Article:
From the Cranbrook Academy of Art in the Eighties, McCoy led a widespread reassessment of the Modernist legacy in American graphic design. The result was a new form of typography which re-engages with content by deconstructing style. Other reassessments have gone on throughout art and design all over the world, all contributing to what Edward Lucie-Smith describes as “plurality, absence of hierarchy and a vast expansion of the cultural base”.

In some areas on Lucie-Smith’s carefully drawn map, it is possible to identify points of convergence between art and design. Land Art, Light and Space is a category of art which shares at least some of the creative agenda of architecture, interior and lighting design. Is not Sir Norman Foster’s remodelling of the Reichstag equal in artistic intent to Christo and Jeanne Claude’s wrapping of the same building in paper? New British sculpture often examines the material world of design in a satirical vein. David Mach’s Every Home Should Have One, for example, unites a discarded cooker, microwave and refrigerator with a gargoyle.

However, some art movements – feminist and gay art, the art of racial minorities – find no echo in current commercial design, where the ideology of global marketing clearly leaves no room for personal ideologies. It is hard too to equate the kind of graceful body ornament typically exhibited by Crafts Council jewellers with the masochistic body rituals of performance artists such as Stuart Brisley (who spent the best part of a week in a bath of offal) and Gina Payne (who slashed her body until she bled).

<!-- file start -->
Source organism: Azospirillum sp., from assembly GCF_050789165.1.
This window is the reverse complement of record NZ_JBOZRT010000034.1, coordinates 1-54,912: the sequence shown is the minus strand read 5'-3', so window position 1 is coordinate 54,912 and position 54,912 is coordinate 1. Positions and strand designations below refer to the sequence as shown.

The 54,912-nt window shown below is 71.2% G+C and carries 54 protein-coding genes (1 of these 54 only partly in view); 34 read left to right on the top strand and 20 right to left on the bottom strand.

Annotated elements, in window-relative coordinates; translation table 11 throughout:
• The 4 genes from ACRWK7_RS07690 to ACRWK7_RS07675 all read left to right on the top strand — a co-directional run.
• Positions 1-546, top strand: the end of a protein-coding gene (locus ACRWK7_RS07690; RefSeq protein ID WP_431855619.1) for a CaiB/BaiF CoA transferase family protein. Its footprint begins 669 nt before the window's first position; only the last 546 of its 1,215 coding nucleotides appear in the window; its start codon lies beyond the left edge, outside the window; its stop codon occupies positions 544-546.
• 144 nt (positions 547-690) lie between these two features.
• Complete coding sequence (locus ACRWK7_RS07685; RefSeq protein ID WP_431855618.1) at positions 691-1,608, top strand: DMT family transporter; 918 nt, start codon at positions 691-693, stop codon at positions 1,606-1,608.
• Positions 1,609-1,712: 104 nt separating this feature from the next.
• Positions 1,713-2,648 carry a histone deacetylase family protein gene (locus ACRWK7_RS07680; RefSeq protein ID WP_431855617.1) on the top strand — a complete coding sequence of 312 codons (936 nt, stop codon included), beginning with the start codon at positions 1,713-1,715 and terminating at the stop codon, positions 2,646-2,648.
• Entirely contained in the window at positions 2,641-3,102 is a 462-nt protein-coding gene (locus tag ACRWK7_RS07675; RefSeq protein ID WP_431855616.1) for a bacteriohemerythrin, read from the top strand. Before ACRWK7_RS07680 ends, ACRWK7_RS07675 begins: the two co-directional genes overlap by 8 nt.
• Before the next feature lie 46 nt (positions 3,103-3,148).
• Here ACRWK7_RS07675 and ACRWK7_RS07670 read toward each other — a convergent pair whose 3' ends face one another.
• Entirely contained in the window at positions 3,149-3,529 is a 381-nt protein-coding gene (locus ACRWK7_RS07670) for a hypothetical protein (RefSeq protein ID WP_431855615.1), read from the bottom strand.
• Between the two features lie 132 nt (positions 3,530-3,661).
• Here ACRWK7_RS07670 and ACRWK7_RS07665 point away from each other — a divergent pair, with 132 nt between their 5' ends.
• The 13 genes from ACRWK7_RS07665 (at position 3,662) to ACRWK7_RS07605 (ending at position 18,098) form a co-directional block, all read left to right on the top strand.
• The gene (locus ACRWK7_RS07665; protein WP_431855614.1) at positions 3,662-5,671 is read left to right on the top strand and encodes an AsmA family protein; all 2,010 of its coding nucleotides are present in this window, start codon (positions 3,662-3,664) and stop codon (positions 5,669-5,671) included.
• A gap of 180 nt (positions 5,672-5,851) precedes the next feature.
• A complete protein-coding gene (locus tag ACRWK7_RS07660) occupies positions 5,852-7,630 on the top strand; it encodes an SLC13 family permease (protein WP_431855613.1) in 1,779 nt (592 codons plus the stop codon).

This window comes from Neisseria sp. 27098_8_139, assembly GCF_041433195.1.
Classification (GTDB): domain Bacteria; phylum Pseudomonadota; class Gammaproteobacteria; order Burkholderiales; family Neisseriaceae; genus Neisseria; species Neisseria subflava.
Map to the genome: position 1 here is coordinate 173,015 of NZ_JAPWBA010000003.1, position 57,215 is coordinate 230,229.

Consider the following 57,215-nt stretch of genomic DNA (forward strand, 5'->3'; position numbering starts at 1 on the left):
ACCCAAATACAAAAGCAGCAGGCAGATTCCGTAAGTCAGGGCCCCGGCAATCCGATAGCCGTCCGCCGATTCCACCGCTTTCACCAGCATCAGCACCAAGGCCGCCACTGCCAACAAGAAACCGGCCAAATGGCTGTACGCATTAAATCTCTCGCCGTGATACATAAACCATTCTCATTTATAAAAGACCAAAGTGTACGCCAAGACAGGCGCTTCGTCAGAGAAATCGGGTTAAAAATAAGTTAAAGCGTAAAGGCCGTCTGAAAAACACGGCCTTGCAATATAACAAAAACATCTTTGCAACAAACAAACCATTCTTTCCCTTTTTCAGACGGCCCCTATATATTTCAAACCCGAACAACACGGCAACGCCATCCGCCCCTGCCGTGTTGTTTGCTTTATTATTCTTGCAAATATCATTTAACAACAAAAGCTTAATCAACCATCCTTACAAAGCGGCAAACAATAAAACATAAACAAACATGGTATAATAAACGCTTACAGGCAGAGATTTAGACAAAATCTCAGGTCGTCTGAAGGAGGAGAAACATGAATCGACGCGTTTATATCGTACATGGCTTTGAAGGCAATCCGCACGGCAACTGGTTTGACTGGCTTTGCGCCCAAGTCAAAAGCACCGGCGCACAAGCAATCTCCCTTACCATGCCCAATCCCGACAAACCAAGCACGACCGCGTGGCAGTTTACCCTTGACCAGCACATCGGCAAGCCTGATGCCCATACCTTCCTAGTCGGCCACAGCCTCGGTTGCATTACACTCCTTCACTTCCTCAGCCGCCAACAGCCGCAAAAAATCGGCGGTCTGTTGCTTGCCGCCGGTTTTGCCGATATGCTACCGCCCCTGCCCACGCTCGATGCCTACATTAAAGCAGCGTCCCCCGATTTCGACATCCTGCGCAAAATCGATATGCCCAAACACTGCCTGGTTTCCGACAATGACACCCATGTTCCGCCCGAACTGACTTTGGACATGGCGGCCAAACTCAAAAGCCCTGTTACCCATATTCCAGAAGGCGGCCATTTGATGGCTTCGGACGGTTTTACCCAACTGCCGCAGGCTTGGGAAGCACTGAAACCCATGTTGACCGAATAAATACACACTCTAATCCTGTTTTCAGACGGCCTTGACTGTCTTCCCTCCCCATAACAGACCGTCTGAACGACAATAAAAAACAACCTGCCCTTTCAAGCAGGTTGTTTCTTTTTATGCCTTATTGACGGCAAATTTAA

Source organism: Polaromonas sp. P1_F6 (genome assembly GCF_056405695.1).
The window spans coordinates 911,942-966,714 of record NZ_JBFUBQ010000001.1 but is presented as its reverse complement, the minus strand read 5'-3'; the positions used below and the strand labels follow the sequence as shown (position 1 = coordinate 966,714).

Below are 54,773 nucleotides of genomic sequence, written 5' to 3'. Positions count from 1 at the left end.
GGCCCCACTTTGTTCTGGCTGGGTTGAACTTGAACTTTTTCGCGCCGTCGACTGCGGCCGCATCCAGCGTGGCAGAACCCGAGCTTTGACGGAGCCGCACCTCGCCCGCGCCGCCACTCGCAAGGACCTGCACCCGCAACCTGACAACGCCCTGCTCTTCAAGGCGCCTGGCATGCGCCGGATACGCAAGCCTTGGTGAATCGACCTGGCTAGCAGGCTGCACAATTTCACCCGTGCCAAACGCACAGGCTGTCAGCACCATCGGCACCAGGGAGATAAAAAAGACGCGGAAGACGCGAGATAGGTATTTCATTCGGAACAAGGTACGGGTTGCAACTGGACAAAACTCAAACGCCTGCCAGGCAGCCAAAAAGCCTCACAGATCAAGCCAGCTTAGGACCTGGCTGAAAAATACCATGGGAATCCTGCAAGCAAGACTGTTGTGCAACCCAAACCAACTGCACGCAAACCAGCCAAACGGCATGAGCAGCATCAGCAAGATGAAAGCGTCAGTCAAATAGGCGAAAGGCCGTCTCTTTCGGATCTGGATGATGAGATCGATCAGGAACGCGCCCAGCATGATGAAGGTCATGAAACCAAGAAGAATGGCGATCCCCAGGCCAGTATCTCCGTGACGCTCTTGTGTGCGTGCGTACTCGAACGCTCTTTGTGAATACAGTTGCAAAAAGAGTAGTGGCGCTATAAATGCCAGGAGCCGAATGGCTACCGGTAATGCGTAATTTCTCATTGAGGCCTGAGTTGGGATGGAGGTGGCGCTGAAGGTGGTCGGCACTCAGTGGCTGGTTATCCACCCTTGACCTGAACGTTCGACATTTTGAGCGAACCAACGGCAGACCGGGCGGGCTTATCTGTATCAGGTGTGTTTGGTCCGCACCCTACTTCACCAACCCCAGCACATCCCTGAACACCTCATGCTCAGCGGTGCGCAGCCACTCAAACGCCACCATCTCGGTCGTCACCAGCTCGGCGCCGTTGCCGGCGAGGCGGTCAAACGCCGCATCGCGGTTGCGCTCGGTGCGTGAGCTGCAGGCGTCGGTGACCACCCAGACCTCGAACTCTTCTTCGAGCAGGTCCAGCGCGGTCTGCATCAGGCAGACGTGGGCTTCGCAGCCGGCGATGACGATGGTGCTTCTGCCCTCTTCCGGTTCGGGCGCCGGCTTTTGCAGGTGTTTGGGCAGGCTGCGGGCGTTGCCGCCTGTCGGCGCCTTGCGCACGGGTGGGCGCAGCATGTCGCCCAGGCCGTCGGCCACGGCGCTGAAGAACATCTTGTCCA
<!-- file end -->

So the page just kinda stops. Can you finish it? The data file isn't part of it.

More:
That said, Lucie-Smith’s book is great for designers wanting to tap into their artistic roots. It makes the point that with the emergence of AIDS art, twentieth century art has come full circle in returning to an art dominated by content, and prone to moralising – precisely the starting point for the Modern Movement. In that respect, the neutral, value-free style-led bias of design still has a long way to go.m

Art Today, by Edward Lucie-Smith, is published by Phaidon Press, price 45.